The adjective “Orwellian” can be overused in our political discourse. But how else to describe a situation in which the federal government abdicates its responsibility to secure the nation’s wide-open border and then, when a state steps up to help stanch the bleeding, that state is told by that same federal government to stop—and, for good measure, that its efforts to help secure the border via a new razor wire barrier will be undone?
There really is only one apt word: “Orwellian.”
On Monday, the Supreme Court voted 5-4—with moderate Chief Justice John Roberts and center-right Justice Amy Coney Barrett joining their liberal colleagues—in favor of the Biden administration, which had requested that the court permit its Border Patrol agents to cut or remove protective razor wire fencing installed by Texas officials along the besieged Rio Grande. The court’s ruling is simply astonishing.
In America’s federalist constitutional order, both the federal government and the states act as fully sovereign actors operating within their delineated spheres of legitimate governing authority. The federal government—which was itself initially created in the late 1780s by the then-preexisting states—is in no position whatsoever to demand that states deliberately undermine their own sovereignty. That is especially true when the federal government itself obstinately refuses to secure the nation’s territorial integrity, as has been the case throughout Joe Biden’s disastrous presidency.
That both the federal government and the states may wield power as fully sovereign entities within our constitutional order is constitutional law 101.
As the late Justice Antonin Scalia wrote in the 2012 Supreme Court case Arizona v. United States, “As a sovereign, Arizona has the inherent power to exclude persons from its territory, subject only to those limitations expressed in the Constitution or constitutionally imposed by Congress.” (In Texas’s current case, there is no relevant constitutional limitation or congressional imposition.) Later in his separate Arizona writing, Scalia continued: “(A)fter the adoption of the Constitution there was some doubt about the power of the federal government to control immigration, but no doubt about the power of the states to do so.”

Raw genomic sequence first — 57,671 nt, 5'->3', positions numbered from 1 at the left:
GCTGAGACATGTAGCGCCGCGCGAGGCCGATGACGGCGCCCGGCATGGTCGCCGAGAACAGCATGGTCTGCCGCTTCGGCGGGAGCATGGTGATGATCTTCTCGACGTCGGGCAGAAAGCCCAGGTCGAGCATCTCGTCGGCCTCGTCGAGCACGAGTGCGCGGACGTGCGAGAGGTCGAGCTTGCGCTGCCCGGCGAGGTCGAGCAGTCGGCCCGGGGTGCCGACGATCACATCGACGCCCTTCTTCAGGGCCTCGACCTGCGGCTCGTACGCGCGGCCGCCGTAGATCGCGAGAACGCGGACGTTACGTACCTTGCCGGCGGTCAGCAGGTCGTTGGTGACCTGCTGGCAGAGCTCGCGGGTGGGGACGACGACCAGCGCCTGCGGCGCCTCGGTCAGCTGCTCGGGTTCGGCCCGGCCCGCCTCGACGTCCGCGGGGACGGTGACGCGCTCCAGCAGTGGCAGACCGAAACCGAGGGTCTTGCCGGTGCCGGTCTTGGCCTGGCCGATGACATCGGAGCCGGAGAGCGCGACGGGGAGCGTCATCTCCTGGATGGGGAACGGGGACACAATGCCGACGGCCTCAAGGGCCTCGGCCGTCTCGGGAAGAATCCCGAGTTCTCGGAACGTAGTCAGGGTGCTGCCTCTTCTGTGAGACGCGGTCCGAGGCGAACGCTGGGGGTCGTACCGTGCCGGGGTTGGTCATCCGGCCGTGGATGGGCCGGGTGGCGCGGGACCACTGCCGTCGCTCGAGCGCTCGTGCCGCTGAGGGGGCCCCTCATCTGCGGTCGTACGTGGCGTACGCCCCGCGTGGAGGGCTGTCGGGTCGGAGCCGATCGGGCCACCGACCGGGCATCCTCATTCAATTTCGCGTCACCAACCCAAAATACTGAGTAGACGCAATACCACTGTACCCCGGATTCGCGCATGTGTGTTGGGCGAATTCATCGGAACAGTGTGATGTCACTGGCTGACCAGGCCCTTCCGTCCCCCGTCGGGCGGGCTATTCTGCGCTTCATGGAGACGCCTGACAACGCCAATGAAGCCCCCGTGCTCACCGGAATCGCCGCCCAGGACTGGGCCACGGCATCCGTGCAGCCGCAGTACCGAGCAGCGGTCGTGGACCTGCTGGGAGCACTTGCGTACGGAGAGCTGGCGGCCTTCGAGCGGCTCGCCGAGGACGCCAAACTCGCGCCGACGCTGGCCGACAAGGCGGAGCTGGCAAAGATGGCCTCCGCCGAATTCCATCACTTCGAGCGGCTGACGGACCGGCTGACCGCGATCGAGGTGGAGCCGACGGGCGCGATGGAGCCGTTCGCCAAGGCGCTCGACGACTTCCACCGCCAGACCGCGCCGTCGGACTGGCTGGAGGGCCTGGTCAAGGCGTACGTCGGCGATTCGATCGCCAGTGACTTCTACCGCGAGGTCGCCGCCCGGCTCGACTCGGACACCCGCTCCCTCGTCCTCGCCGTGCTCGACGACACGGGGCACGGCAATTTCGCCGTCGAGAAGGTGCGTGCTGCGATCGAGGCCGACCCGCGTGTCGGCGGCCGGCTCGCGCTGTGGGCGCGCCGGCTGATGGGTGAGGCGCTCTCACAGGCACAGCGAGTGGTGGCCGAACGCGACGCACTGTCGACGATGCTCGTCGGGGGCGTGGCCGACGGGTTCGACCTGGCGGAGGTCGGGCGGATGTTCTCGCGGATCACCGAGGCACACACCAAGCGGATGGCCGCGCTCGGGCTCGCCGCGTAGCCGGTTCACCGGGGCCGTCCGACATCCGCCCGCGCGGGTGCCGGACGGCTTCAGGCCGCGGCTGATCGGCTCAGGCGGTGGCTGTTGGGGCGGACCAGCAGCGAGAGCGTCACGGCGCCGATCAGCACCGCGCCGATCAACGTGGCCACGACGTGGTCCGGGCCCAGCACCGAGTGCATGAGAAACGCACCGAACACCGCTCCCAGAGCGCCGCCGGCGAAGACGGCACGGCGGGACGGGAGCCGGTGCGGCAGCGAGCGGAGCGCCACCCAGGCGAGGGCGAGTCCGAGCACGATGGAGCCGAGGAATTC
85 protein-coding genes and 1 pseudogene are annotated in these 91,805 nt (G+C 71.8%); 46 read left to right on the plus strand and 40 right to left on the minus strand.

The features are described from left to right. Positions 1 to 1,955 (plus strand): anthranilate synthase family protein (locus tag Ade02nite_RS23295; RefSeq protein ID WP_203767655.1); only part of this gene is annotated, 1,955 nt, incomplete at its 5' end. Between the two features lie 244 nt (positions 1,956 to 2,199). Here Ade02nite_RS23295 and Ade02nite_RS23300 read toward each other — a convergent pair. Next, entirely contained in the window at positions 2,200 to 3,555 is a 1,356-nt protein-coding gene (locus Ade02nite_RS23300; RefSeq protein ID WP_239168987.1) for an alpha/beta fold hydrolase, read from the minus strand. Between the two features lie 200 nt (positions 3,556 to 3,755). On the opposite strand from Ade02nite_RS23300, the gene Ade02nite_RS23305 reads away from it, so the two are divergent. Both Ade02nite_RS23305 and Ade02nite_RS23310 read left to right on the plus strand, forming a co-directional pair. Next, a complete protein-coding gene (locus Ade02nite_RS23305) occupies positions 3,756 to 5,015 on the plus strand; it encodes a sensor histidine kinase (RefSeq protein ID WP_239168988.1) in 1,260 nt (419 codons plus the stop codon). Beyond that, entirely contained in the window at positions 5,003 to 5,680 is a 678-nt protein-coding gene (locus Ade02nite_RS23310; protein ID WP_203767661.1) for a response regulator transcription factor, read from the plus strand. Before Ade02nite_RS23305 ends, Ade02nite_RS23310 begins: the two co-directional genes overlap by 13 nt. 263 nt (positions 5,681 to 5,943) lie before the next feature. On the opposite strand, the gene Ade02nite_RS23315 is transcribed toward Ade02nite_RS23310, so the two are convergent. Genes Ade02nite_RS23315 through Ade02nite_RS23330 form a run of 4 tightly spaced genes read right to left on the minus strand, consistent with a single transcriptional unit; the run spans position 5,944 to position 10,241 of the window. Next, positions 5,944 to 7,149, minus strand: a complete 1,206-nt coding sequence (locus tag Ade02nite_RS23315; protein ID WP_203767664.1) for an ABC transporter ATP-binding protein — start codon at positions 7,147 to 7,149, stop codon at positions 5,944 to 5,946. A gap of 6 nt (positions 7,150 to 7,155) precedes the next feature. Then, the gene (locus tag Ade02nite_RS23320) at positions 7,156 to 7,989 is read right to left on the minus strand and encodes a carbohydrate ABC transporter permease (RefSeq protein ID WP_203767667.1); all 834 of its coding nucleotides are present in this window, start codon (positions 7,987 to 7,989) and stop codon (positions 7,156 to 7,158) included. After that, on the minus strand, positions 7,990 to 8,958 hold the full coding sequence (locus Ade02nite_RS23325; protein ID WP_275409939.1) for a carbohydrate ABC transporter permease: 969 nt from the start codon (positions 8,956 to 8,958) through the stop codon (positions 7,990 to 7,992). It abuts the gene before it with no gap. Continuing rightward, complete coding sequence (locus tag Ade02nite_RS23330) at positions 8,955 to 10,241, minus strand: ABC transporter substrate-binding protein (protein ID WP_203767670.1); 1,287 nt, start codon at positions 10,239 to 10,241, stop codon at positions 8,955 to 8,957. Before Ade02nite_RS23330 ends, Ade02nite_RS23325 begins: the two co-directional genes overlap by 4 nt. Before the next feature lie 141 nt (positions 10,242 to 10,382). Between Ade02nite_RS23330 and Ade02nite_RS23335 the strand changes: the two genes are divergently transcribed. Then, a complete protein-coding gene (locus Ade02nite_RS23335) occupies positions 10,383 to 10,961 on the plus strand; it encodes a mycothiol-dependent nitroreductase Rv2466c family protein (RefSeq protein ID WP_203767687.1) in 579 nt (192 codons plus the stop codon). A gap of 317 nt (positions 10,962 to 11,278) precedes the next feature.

Toward the end, Scalia approached his denouement: “But there has come to pass, and is with us today, the specter that Arizona and the states that support it predicted: A federal government that does not want to enforce the immigration laws as written, and leaves the states’ borders unprotected against immigrants whom those laws would exclude. So the issue is a stark one. Are the sovereign states at the mercy of the federal executive’s refusal to enforce the nation’s immigration laws?”
It seems, sadly, that the answer is “yes.” Substitute “Arizona” for “Texas,” and nothing else has changed today.
Texas Gov. Greg Abbott’s reaction was swift and defiant. On Wednesday, Abbott released a statement in which, citing Scalia in Arizona, he lamented how the federal government “has broken the compact” that exists between it and the several states. He formally declared an “inva(sion)” under Article I, Section 10, Clause 3 of the Constitution. Such an express constitutional provision, which reflects the sovereign states’ inalienable right to self-defense, is necessarily supreme to any single order of the Supreme Court. Texas is therefore constructing new razor wire fencing.
Texas is correct to stand its ground. First, the Supreme Court’s order more narrowly permitted Border Patrol agents to remove wire; it said nothing whatsoever about Texas officials’ ability to construct new wire. Second, even if there were a direct clash between Texas and the Court, Texas’s reliance on an express constitutional provision to declare an “inva(sion)”—and thus assert its unequivocal right to secure its borders—takes precedence over a Supreme Court edict. Finally, unless one erroneously accepts the illogical (and frankly un-American) premise of judicial supremacy, under which Supreme Court rulings represent the definitive and all-encompassing “law of the land,” then one should support the state of Texas’s ability to independently interpret the Constitution for itself.
To act as Texas has done is not to invoke the antebellum debate over “nullification” and resuscitate the ghost of John C. Calhoun. Texas’s action here is closer to “interposition,” a legitimate constitutional concept explained by James Madison in Federalist 46: “Were it admitted, however, that the federal government may feel an equal disposition with the state governments to extend its power beyond the due limits, the latter would still have the advantage in the means of defeating such encroachments.”
The mass invasion now transpiring at the U.S. southern border is illegal, immoral, and unsustainable. Its scope is truly unprecedented in our history, posing a mortal threat to the nation. God bless Greg Abbott and the great state of Texas, who rightfully cherish their sovereignty and righteously refuse to bend the knee to the most lawless presidential administration in American history.
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